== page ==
CORRUPTION IN THE PUBLIC SECTOR AND SERVICE DELIVERY
A Paper presentation
ROUNDTABLE ON REVIEW OF GOVERNANCE INDEX AND SECURITY IN NIGERIA
THE NATIONAL DEFENCE COLLEGE, NIGERIA
22ND MAY, 2013
The Public Sector in Nigeria is charged with the responsibility of providing goods and services, otherwise referred to as “public goods” in economics, to the public vis-à-vis the mandate of the ruling government and its administrative system. It is expected by the public, of the government, and through the public sector to judiciously harness the nation’s economic resources for the benefit of the public and the development of their communities particularly, and the nation ultimately. The government through the public sector is therefore assessed based on its propensity to proffer quality service delivery and so it becomes imperative for the public sector to emphasize on service delivery as an integral component of its obligations. Despite the invested efforts geared towards improved service delivery, such interventions have either been frustrated or met with brick walls as a result transparency and accountability deficiencies among others, culminating in the systemic corruption that saturates the public sector. While it is pertinent to note that there is multi-level corruption in the private sector exclusively in relationship to government deals, this paper examines corruption as a major impediment to effective service delivery in the Nigerian Pubic Sector, and its attendant consequences on development. This paper argues that effective service delivery is founded on the need to have an efficient and responsive public sector that has the aptitude to meet the challenges staged by the domestic and external environments. It further posits that for the public sector in Nigeria to realize the objective of improved and rather commendable delivery of its services, public officers must exude the values of integrity, professionalism, discipline, and perseverance especially in the face of the systemic rot instigated by corruption.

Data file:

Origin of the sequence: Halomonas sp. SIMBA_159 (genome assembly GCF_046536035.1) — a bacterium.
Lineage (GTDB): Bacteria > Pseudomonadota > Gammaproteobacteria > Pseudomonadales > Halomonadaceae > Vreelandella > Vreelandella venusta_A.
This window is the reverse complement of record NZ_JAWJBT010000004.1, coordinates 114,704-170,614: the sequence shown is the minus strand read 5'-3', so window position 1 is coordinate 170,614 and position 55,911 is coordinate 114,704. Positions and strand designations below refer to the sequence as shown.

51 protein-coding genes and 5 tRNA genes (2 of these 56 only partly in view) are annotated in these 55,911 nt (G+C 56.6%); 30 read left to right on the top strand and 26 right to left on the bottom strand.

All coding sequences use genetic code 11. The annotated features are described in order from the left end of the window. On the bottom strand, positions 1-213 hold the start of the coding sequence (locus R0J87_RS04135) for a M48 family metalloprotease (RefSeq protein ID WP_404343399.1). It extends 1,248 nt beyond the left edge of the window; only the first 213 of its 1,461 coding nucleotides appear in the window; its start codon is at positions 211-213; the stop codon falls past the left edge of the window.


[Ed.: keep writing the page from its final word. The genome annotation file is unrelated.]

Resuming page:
In light of the foregoing, it is germane that we clarify some basic concepts such as corruption, and the public sector. CORRUPTION: Similar to many other complex phenomena, corruption can hardly be defined in concrete and concise terms. The World Bank defines corruption as the abuse of public office for private gains. Corruption also refers to efforts to secure wealth or power through illegal means for private gain and at public expense; or a misuse of public power for private benefit (Abiodun Elijah Obayelu: Effects of Corruption and Economic Reforms on Economic Growth and Development; Lessons from Nigeria for 2007 African Economic Conference). Various definitions present dissimilar facets of the concept and together, enrich the concept. Corruption according to Khan is an act which deviates from the formal rules of conduct governing the actions of someone in position of public authority because of private motives such as wealth, power, or status. Corruption is the perversion of integrity or state of affairs through bribery, unjustifiable favour or moral depravity. In other words, corruption is a systemic vice in an individual, society or a nation which reflects favouritism, nepotism, tribalism, sectionalism, undue enrichment, amassing of wealth, abuse of office, power, position, and derivation of undue gains and benefits. It ranges from petty corruption to political/bureaucratic corruption to systemic corruption (International Centre for Economic Growth, 1999). Corruption remains a long-term major political and economic challenge for Nigeria (Sachs, 2007). It is a cankerworm that has eaten deep in the fabric of the country and has stunted growth in all sectors (Economic and Financial Crimes Commission, 2005). PUBLIC SECTOR: The word “public” means the people of the nation. The public sector is...
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